Scientists and engineers at the University of Illinois at Chicago can now train their sights on individual atoms. The school is dedicating a new microscope Friday, said to be the most powerful of its kind in the nation.
The machine, already in operation, can produce some of the clearest pictures yet of so-called nanoscale structures.
“You can clearly see that the images are significantly sharper,” said UIC physics professor Robert Klie, whose lab oversees the new scanning transmission electron microscope.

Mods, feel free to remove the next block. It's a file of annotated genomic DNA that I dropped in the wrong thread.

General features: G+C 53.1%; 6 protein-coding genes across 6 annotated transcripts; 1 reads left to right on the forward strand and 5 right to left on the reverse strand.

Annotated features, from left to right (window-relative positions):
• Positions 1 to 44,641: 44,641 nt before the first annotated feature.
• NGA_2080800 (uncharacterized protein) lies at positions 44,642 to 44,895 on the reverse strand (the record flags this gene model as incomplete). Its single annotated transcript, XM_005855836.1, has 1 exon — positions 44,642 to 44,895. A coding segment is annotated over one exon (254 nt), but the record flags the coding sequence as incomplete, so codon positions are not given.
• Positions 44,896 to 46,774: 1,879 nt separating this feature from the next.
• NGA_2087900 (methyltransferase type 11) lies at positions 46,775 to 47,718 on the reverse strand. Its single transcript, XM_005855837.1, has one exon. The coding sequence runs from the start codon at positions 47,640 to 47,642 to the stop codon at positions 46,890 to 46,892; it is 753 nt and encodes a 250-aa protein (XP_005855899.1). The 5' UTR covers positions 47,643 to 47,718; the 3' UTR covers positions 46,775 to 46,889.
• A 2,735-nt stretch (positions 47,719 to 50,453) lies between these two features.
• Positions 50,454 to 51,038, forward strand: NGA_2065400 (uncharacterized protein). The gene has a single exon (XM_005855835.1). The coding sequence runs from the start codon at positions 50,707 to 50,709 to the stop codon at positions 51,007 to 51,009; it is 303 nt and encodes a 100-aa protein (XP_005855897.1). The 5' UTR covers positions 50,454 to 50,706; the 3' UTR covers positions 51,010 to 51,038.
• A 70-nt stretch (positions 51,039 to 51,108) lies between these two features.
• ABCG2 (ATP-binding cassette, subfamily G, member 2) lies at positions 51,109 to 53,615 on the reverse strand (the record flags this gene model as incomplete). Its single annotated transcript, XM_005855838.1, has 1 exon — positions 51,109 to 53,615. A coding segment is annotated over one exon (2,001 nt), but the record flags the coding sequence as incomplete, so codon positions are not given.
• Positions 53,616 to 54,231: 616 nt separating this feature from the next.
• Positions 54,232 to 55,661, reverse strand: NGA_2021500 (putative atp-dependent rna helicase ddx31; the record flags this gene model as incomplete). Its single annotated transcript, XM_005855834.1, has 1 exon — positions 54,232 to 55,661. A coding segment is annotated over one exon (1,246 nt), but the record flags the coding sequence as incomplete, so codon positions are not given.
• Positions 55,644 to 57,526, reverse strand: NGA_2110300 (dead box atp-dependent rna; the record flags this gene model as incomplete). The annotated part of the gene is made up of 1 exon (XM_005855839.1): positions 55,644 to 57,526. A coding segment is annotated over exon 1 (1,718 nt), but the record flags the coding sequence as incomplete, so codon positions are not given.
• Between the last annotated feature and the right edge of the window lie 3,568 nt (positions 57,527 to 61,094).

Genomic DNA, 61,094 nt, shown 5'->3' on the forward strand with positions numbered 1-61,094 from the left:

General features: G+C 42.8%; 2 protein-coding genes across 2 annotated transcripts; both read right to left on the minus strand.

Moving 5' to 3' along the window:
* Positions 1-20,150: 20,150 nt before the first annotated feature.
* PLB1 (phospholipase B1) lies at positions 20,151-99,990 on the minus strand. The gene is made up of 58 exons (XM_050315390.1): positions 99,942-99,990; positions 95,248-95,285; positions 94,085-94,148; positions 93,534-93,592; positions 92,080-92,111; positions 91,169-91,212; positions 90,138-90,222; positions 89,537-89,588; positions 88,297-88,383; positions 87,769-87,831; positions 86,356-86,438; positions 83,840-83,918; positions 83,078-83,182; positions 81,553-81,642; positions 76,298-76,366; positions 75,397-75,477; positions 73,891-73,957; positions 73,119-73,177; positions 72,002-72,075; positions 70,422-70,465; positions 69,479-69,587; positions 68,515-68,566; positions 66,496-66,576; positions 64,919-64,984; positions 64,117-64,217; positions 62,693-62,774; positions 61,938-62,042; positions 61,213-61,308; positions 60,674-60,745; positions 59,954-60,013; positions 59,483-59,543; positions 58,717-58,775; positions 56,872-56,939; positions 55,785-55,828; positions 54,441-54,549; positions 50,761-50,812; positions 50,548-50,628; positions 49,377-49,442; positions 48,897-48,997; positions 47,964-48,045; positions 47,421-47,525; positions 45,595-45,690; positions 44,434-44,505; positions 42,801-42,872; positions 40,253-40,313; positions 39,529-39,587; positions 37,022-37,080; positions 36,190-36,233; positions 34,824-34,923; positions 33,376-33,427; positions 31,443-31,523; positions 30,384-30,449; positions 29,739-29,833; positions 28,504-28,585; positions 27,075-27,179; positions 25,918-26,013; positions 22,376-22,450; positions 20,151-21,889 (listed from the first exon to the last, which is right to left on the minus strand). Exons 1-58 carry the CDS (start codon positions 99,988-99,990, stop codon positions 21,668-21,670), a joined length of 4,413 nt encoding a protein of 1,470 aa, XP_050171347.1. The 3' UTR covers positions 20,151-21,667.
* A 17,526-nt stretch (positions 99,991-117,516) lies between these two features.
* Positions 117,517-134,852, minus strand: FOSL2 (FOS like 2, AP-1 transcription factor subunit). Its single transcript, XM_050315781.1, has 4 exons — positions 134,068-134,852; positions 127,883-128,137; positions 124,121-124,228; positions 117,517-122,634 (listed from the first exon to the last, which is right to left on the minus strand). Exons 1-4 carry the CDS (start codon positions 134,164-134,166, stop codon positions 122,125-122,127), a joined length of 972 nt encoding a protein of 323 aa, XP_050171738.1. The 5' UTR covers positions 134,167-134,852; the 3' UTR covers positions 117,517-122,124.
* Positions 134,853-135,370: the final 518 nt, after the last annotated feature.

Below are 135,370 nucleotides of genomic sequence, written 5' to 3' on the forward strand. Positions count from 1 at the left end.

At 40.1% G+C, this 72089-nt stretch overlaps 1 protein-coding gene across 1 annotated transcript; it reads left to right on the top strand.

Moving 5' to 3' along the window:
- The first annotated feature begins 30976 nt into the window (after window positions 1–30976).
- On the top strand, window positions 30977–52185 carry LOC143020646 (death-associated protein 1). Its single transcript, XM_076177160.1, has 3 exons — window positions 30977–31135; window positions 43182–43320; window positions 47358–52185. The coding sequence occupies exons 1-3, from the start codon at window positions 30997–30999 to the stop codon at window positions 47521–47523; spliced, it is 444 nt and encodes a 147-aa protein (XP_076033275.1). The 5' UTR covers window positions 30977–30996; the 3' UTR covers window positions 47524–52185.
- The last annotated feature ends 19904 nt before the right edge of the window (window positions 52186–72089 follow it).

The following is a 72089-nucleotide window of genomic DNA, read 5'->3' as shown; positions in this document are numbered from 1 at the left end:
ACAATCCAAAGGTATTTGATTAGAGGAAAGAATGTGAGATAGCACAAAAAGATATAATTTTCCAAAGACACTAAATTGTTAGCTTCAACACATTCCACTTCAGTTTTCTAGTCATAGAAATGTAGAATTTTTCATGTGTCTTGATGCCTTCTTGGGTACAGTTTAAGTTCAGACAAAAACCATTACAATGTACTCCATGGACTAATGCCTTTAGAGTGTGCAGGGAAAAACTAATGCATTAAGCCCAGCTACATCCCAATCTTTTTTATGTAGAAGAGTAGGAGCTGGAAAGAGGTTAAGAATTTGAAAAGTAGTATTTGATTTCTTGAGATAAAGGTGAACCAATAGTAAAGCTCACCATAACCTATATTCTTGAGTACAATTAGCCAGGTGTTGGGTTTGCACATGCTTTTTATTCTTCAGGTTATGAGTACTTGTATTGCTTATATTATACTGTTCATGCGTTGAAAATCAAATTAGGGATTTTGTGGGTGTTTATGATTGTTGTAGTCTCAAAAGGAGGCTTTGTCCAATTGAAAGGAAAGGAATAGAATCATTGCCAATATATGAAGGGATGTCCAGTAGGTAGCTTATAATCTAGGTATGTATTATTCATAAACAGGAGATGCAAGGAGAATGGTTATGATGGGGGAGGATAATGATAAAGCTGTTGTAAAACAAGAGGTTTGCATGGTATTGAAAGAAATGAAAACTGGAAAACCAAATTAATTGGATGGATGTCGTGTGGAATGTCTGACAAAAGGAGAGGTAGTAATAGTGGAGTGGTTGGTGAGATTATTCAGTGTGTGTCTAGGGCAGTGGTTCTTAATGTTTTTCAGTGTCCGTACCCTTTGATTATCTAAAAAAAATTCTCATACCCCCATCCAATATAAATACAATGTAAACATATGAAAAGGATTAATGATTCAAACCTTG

It’s rare to have this sort of microscope in an urban setting, because magnetic fields can distort its accuracy. Klie said he worried about the antennas on the Willis Tower and even the nearby El tracks.
“All of this caused me some distress, because it wasn’t clear that we can achieve those levels of quietness,” he said.
Klie and his team added shielding to the room and even replaced the metal chairs with all-wooden furniture to keep the facility pristine. The $3 million dollar microscope is expected to help researchers fine-tune high-tech materials, peer into cells and advance clean-energy technology. The university will rent out time on the instrument to outside users.